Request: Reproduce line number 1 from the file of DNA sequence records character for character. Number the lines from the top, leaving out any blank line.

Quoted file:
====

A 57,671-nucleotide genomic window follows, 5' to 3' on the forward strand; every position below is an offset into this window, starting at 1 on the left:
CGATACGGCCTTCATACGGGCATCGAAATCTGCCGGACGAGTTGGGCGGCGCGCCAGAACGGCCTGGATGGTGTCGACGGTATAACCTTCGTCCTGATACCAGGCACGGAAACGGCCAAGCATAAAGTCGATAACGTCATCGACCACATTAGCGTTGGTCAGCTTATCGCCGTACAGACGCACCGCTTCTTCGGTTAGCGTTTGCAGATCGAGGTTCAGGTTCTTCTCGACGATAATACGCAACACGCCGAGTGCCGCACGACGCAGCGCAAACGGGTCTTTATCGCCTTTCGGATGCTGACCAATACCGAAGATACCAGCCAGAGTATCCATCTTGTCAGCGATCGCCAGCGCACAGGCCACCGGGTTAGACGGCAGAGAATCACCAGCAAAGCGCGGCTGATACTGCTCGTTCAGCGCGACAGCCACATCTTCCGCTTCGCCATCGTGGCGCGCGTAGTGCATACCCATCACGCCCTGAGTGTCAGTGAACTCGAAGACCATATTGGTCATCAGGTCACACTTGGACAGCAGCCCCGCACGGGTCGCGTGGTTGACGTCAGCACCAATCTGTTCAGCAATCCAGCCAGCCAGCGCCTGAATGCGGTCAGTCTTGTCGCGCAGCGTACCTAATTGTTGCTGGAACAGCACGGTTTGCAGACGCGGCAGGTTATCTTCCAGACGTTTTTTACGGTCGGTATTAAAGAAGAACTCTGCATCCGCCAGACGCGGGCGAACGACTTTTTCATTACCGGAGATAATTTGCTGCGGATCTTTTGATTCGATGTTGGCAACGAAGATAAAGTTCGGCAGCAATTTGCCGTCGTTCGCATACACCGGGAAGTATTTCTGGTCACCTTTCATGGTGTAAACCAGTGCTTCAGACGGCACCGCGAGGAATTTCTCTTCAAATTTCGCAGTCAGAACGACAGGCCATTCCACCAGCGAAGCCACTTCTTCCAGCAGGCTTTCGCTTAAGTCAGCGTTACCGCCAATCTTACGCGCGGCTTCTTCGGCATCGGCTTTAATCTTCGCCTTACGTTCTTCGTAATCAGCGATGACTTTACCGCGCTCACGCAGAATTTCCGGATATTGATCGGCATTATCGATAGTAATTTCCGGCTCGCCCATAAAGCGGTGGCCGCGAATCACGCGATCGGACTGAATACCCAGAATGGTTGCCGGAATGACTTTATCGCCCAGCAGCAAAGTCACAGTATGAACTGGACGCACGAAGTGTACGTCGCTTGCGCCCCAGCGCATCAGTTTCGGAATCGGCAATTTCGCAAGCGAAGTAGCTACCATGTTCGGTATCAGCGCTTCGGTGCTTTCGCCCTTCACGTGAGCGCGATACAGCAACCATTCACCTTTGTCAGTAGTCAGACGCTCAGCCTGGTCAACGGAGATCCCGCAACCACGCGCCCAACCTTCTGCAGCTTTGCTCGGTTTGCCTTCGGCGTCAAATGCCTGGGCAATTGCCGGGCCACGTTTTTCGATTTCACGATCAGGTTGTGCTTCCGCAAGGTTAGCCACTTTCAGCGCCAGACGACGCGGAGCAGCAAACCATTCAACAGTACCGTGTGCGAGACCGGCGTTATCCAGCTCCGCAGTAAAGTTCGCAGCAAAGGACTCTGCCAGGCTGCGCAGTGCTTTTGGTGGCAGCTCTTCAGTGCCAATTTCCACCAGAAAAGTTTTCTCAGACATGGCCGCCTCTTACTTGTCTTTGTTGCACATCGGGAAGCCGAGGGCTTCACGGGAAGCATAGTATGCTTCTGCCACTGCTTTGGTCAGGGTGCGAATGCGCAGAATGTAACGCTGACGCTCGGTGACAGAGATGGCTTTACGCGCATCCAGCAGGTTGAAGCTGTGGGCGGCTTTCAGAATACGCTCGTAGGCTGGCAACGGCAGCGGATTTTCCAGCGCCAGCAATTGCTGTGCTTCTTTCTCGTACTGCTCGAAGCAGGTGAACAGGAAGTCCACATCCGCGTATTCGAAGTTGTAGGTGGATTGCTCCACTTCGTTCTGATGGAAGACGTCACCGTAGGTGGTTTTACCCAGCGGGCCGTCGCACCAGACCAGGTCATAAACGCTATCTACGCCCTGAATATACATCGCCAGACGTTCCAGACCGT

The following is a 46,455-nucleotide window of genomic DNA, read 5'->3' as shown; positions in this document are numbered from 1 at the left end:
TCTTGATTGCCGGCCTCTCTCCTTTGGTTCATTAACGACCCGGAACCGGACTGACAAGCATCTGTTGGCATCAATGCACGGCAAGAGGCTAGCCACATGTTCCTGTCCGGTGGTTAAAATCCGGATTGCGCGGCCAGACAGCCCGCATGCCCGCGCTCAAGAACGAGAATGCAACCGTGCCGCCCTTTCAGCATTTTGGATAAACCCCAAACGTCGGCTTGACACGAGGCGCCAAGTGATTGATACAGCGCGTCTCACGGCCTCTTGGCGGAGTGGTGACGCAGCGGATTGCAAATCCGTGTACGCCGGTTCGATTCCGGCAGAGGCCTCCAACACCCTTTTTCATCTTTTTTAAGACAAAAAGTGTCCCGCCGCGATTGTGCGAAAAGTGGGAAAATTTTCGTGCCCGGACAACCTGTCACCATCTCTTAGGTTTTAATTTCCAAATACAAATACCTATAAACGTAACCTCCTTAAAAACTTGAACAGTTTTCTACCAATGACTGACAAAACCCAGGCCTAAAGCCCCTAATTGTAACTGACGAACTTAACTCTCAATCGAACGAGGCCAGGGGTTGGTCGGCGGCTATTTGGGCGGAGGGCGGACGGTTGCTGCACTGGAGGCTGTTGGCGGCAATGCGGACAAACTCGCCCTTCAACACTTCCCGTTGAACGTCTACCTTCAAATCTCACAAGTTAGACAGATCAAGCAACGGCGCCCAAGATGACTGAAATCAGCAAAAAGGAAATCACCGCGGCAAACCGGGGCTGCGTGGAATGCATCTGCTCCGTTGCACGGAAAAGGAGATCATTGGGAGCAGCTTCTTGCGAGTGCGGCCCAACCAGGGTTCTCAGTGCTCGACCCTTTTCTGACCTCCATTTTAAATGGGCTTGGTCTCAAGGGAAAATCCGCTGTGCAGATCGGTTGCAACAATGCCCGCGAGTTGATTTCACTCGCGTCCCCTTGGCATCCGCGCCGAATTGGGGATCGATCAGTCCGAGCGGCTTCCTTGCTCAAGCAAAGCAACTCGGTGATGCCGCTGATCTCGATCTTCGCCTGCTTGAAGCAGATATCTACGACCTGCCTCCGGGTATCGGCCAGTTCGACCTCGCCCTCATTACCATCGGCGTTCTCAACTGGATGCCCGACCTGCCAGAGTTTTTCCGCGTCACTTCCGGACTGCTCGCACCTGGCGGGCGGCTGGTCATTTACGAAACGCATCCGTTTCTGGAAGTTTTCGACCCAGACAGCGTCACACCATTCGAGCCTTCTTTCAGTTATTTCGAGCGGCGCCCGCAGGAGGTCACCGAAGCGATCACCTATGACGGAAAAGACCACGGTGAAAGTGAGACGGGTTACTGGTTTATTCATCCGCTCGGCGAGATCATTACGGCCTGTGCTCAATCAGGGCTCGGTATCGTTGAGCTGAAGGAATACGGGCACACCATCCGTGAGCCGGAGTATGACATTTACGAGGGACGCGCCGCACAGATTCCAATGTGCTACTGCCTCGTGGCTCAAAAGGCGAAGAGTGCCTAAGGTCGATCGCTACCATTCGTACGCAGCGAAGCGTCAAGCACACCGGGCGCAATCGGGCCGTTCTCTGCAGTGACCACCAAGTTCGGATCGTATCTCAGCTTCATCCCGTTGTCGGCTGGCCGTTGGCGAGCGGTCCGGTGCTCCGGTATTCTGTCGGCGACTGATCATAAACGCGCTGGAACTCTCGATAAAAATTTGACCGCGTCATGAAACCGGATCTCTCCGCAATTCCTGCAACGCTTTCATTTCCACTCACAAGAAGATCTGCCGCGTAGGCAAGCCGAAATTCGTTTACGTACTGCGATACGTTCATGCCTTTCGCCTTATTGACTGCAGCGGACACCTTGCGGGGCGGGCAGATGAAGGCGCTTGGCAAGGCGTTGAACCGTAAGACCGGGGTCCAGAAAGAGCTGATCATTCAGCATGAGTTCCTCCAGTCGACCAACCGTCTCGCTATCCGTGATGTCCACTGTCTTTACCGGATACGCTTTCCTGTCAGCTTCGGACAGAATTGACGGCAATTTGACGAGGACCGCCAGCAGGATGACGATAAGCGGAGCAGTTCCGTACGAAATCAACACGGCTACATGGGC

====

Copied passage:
A 57,671-nucleotide genomic window follows, 5' to 3' on the forward strand; every position below is an offset into this window, starting at 1 on the left: